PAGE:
Easing US Oil Export Ban Unlikey to Raise Gasoline Prices
A government study on Thursday essentially supported the notion that easing the decades-old restriction on exporting U.S. crude was more likely to lower than raise gasoline prices for American motorists, a conclusion that could ease concerns among lawmakers about changing the policy.
U.S. gasoline prices are mainly set by global oil prices, the Energy Information Administration said in a highly anticipated analysis.
"The effect that a relaxation of current limitations on U.S. crude oil exports would have on U.S. gasoline prices would likely depend on its effect on international crude oil prices, such as Brent, rather than its effect on domestic crude prices," said the EIA.
The report is the latest to conclude that allowing exports will not, by itself, significantly raise local pump prices, a key concern of opponents of lifting the ban.
The EIA, part of the Department of Energy, said that since domestic gasoline prices are set more by the global market, they would be less affected by a change in domestic policy.
This should bolster the case for lifting the ban by oil producers such as Pioneer Natural Resources, Anadarko Petroleum and Marathon Oil, which want an expanded market for their crude.
Republican Senator Lisa Murkowski from Alaska, who in January started a campaign to relax the oil export ban, said the report proves that a change in policy would be advantageous to the United States.
"If domestic gasoline prices are tied to the Brent worldwide index price, then exporting U.S. oil to our friends and allies will not raise gasoline prices here at home and should, in fact, help drive down prices," she said in a statement.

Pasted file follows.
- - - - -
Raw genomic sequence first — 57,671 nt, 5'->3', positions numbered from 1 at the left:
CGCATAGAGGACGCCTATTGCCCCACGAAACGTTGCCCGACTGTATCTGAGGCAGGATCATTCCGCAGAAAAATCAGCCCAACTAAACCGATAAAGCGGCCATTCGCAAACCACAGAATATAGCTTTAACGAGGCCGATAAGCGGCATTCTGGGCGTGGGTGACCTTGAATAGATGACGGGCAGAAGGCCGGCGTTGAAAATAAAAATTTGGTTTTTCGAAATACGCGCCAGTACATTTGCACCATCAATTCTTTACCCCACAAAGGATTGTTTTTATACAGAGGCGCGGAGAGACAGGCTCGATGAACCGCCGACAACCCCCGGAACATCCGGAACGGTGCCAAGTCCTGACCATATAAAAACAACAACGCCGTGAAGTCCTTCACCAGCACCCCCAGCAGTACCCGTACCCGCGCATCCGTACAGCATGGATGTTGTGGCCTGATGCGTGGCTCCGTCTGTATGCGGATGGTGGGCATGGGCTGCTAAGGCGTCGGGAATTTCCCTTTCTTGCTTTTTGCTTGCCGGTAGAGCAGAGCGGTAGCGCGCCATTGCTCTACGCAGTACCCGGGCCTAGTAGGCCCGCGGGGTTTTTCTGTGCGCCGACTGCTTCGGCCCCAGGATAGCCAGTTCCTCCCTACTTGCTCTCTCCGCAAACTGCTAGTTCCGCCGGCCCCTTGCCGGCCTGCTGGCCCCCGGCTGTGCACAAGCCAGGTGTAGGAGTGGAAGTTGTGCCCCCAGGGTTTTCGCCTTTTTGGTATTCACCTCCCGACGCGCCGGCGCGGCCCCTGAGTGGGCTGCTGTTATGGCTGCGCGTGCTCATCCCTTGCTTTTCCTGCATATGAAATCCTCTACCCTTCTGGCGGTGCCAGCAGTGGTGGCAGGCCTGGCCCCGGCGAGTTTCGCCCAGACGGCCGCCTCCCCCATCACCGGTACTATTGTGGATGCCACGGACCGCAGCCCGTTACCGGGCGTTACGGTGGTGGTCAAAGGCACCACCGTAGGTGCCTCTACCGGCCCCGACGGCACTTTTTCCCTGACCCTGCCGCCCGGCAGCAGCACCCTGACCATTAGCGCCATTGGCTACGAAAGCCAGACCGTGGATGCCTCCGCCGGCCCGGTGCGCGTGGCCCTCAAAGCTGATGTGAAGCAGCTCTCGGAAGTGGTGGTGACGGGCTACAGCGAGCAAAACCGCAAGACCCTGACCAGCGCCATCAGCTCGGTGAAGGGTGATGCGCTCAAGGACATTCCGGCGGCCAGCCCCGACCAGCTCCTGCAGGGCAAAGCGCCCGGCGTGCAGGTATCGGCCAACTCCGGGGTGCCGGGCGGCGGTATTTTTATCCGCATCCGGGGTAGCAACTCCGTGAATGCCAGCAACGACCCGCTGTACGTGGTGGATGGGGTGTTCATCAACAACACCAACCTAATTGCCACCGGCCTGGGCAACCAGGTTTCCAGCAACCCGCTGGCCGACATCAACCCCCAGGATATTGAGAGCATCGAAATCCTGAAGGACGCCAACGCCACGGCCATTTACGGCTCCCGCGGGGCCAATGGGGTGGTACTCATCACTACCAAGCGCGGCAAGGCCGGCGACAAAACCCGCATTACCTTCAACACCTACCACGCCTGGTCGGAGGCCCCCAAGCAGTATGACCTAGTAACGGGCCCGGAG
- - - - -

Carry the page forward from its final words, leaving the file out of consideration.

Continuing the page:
Several think tanks, from Resources for the Future to the Brookings Institution, as well as the federal Government Accountability Office (GAO), have also found that a policy change would have only minor price impact.
But relatively few politicians have joined Murkowski in pressing for change as they weigh the political implications of relaxing the ban, imposed by Congress in the 1970s.
"It will add yet another, and perhaps more resonant, drum beat to the slow march toward modernizing U.S. crude oil export policy, but it does not change the fact that this will be a multi-factor and very political decision," said David Livingston, an associate with the Carnegie Endowment for International Peace.
He said while domestic gasoline prices may feel little overall impact from a policy change, the price impacts could vary across different U.S. regions due to infrastructure bottlenecks and local market quirks.
Environmental groups say relaxed export laws will lead to higher greenhouse gas emissions, even as the Obama administration aims to cut carbon pollution in the power sector and other sections of the economy.
Oil refiners such as PBF Energy, Monroe Energy and Philadelphia Energy Services, have joined forces to push back against the drive to ease the ban in Congress, fearing their input prices will rise.
(By Valerie Volcovici; Additional reporting by Timothy Gardner; Editing by Ros Krasny, James Dalgleish, Chris Reese and Marguerita Choy)